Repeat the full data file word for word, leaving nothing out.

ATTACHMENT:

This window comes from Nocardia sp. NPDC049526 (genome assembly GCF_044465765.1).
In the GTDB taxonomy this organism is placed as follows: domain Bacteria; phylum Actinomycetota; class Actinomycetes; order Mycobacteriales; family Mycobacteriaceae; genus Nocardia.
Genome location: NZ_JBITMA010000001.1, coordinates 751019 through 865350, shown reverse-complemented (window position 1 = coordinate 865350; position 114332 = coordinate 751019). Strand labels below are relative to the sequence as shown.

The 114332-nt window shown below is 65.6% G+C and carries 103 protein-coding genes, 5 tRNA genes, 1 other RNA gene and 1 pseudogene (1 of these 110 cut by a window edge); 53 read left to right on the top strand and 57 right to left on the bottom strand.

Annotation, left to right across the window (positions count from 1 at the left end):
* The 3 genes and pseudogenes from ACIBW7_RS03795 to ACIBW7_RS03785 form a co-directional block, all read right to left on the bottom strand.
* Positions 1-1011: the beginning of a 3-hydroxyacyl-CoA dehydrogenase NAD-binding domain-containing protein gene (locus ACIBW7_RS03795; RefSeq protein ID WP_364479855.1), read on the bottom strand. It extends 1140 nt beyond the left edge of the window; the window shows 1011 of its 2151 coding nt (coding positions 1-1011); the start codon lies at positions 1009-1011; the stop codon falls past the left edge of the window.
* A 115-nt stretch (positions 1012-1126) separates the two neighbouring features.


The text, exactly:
This window comes from Nocardia sp. NPDC049526 (genome assembly GCF_044465765.1).
In the GTDB taxonomy this organism is placed as follows: domain Bacteria; phylum Actinomycetota; class Actinomycetes; order Mycobacteriales; family Mycobacteriaceae; genus Nocardia.
Genome location: NZ_JBITMA010000001.1, coordinates 751019 through 865350, shown reverse-complemented (window position 1 = coordinate 865350; position 114332 = coordinate 751019). Strand labels below are relative to the sequence as shown.

The 114332-nt window shown below is 65.6% G+C and carries 103 protein-coding genes, 5 tRNA genes, 1 other RNA gene and 1 pseudogene (1 of these 110 cut by a window edge); 53 read left to right on the top strand and 57 right to left on the bottom strand.

Annotation, left to right across the window (positions count from 1 at the left end):
* The 3 genes and pseudogenes from ACIBW7_RS03795 to ACIBW7_RS03785 form a co-directional block, all read right to left on the bottom strand.
* Positions 1-1011: the beginning of a 3-hydroxyacyl-CoA dehydrogenase NAD-binding domain-containing protein gene (locus ACIBW7_RS03795; RefSeq protein ID WP_364479855.1), read on the bottom strand. It extends 1140 nt beyond the left edge of the window; the window shows 1011 of its 2151 coding nt (coding positions 1-1011); the start codon lies at positions 1009-1011; the stop codon falls past the left edge of the window.
* A 115-nt stretch (positions 1012-1126) separates the two neighbouring features.